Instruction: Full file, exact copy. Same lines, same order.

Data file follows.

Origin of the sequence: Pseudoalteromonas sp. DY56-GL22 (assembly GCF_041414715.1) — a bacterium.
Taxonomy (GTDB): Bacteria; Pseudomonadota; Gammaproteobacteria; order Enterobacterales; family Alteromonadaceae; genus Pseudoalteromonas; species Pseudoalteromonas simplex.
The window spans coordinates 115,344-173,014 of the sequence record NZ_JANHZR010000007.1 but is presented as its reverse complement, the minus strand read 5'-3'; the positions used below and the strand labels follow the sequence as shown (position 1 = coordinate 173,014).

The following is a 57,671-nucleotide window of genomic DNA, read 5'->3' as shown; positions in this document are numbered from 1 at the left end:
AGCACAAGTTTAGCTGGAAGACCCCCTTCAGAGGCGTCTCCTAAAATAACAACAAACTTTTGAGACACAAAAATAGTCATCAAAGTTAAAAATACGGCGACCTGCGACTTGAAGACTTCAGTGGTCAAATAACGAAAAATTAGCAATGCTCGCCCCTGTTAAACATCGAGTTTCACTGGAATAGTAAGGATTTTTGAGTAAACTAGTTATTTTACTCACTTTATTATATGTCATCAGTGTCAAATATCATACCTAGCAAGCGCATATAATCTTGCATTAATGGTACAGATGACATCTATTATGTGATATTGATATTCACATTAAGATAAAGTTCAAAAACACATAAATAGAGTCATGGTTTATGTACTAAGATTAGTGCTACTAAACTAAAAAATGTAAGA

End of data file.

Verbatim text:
Origin of the sequence: Pseudoalteromonas sp. DY56-GL22 (assembly GCF_041414715.1) — a bacterium.
Taxonomy (GTDB): Bacteria; Pseudomonadota; Gammaproteobacteria; order Enterobacterales; family Alteromonadaceae; genus Pseudoalteromonas; species Pseudoalteromonas simplex.
The window spans coordinates 115,344-173,014 of the sequence record NZ_JANHZR010000007.1 but is presented as its reverse complement, the minus strand read 5'-3'; the positions used below and the strand labels follow the sequence as shown (position 1 = coordinate 173,014).

The following is a 57,671-nucleotide window of genomic DNA, read 5'->3' as shown; positions in this document are numbered from 1 at the left end:
AGCACAAGTTTAGCTGGAAGACCCCCTTCAGAGGCGTCTCCTAAAATAACAACAAACTTTTGAGACACAAAAATAGTCATCAAAGTTAAAAATACGGCGACCTGCGACTTGAAGACTTCAGTGGTCAAATAACGAAAAATTAGCAATGCTCGCCCCTGTTAAACATCGAGTTTCACTGGAATAGTAAGGATTTTTGAGTAAACTAGTTATTTTACTCACTTTATTATATGTCATCAGTGTCAAATATCATACCTAGCAAGCGCATATAATCTTGCATTAATGGTACAGATGACATCTATTATGTGATATTGATATTCACATTAAGATAAAGTTCAAAAACACATAAATAGAGTCATGGTTTATGTACTAAGATTAGTGCTACTAAACTAAAAAATGTAAGA